Most staff and students agreed that the setup and learning to use an iPad would be quite quick and easy, and that there is no need for prior learning or skills. However, while intuitive in design, the iPad still has a significant learning curve associated with its adoption. The main reason for this is that it is not simply a new device or tool that needs to be learnt, but mobile is significantly different to traditional desktop computers, utilising a variety of new and complementary technologies.
There is a need to adapt, not only to the new device, but to learn a variety of new concepts and methods of working with the technology.
Some of these include:
- lack of a visible file system is disorienting and a massive difference to traditional computing
- lack of available applications, in particular like-for-like versions of desktop standards like Word and Outlook
- a number of incompatible file types, in particular Flash-based content
- cloud computing services are integral to the functionality of the device so a range of new services are required to be signed up for to maximise the effectiveness of the user
- students are not as sophisticated as we think, being good at fairly low level tasks and basics, but struggling with more complex tasks
- not all students are confident using mobile devices – “It took quite a long time to get past the need to focus on how to use the technology and the apps, so that students could concentrate on the skills and concepts related to subject content.”
- lack of information and knowledge available around apps, effective pedagogy, information around the use of mobile at CSU or official and ‘supported’ applications.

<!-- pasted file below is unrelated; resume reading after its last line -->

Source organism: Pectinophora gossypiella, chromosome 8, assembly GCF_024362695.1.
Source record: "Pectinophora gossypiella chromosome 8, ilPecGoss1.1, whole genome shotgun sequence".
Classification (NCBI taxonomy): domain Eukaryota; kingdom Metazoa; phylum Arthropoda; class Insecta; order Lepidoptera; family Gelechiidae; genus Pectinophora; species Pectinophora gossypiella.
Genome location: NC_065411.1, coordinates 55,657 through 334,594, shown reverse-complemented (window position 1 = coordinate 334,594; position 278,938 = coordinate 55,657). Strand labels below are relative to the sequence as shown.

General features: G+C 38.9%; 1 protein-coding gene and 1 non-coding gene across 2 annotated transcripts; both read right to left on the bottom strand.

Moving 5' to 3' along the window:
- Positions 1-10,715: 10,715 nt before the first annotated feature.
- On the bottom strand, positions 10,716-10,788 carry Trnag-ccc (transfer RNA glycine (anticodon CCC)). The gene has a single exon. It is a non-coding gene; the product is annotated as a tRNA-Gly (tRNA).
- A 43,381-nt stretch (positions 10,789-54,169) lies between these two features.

The Project team has found that setup tends to be the most difficult part of the rollout, and the most effective way to handle this was to be on hand through the initial phase, providing face-to-face support during those initial stages. In addition, the Project team developed and provided walkthroughs, documentation and video tutorials to support DE students and off campus staff.
Staff and students alike found the speed of the trials limited their ability to explore and test the limits of the device. A lack of available documentation and information around mobile devices, applications, software and usage, was highlighted by many participants. There is a need for the many existing users and for any future systemic rollouts, for CSU to provide more information and advice. One academic commented on the need for “an instant advice service” where you could ask “I want to do this…What’s currently the best app to do that?”. The Project has worked to establish some community of practice style, peer-supported groups and has provided assistance through Yammer. The Project is planning to complete the development of a Mobile Hub in 2013 to meet some of these needs, and to engage with various stakeholders to provide a one-stop-shop source of information around mobile.